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BioShock

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Most months, "We Are Data" would have produced a resigned nod and shake of the head, but people visiting it now have fresh reason to feel like their data is being weaponized against them. PRISM and other revelations weren’t just about what was seen — they were about the fact that when confronted with the leaks, the administration drove home how little it thought of public outrage. Watch Dogs promises a solution — but so far, it’s one that occupies an uncomfortable place between commentary and escapism.

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As game designers we want to give players agency, but we also have to decide what players can't do. How can we position the experience of passivity--of non-agency--in a way that adds to a game instead of subtracting from it?

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An anonymous reader writes "Game designer Tadhg Kelly has an article discussing the direction the games industry has taken over the past several years. Gaming has become more of a business, and in doing so, become more of a science as well. When maximizing revenue is a primary concern, development studios try to reduce successful game designs to individual elements, then naively seek to add those elements to whatever game they're working on, like throwing spices into a stew. Kelly points out that indie developers who are willing to experiment often succeed because they understand something more fundamental about games: fun. Quoting: 'The guy who invented Minecraft (Markus "Notch" Persson) didn't just create a giant virtual world in which you could make stuff, he made it challenging. When Will Wright created the Sims, he didn't just make a game about living in a virtual house. He made it difficult to live successfully. That's why both of those franchises have sold millions of copies. The fun factor is about more than making a game is amusing or full of pretty rewards. If your game is a dynamic system to be mastered and won, then you can go nuts. If you can give the player real fun then you can afford to break some of those format rules, and that's how you get to lead rather than follow the market. If not then be prepared to pay through the nose to acquire and retain players.'"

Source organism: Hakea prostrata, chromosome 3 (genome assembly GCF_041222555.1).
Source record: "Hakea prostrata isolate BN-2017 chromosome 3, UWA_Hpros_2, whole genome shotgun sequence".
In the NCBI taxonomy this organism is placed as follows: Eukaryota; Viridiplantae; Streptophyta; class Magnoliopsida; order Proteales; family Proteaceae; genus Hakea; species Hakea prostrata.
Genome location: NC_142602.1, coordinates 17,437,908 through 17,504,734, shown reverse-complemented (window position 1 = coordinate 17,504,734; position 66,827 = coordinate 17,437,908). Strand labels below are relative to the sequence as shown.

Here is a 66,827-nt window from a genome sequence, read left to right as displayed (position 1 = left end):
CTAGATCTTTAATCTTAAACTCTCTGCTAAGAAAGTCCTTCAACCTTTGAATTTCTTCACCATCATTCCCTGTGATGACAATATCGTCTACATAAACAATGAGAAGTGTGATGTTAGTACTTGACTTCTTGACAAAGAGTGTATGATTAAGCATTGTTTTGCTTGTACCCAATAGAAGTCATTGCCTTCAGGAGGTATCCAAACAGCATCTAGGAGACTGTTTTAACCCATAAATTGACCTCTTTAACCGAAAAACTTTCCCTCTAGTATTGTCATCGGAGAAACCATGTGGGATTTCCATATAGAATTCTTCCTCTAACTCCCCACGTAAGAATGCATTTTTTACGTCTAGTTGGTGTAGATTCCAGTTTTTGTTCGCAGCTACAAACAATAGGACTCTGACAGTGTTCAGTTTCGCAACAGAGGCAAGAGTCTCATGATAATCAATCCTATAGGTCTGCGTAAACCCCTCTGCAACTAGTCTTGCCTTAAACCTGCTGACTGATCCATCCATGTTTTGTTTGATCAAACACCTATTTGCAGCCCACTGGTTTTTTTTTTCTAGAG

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Bioshock Rapture

Music can be an incredibly important part of a video game, and a new feature over at 1up looks at some of the best uses of diegetic music — that is, music that's actually a part of the game world. From the haunting sounds of "Beyond the Sea" while you explore the underwater city of Rapture in Bioshock to the ever-present radio stations of the Grand Theft Auto games to the famous opera scene from Final Fantasy VI, there are plenty of solid choices. The piece is a great way to reminisce about those gaming moments where the music is arguably the most important part, and if you're looking for even more game music reading, be sure to check out 1up's entire week-long series on the topic.

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Although stories have been used in games in one form or another since the 1970s, it wasn't until the increased memory storage of CDs in the '90s that full-fledged narratives, replete with character arcs and thematic motifs and burnished with voice acting and full orchestral scores became a de facto element of nearly every title. So much ground has been covered since then that providing a fuller, richer storytelling experience -- decorating the rooms of ...

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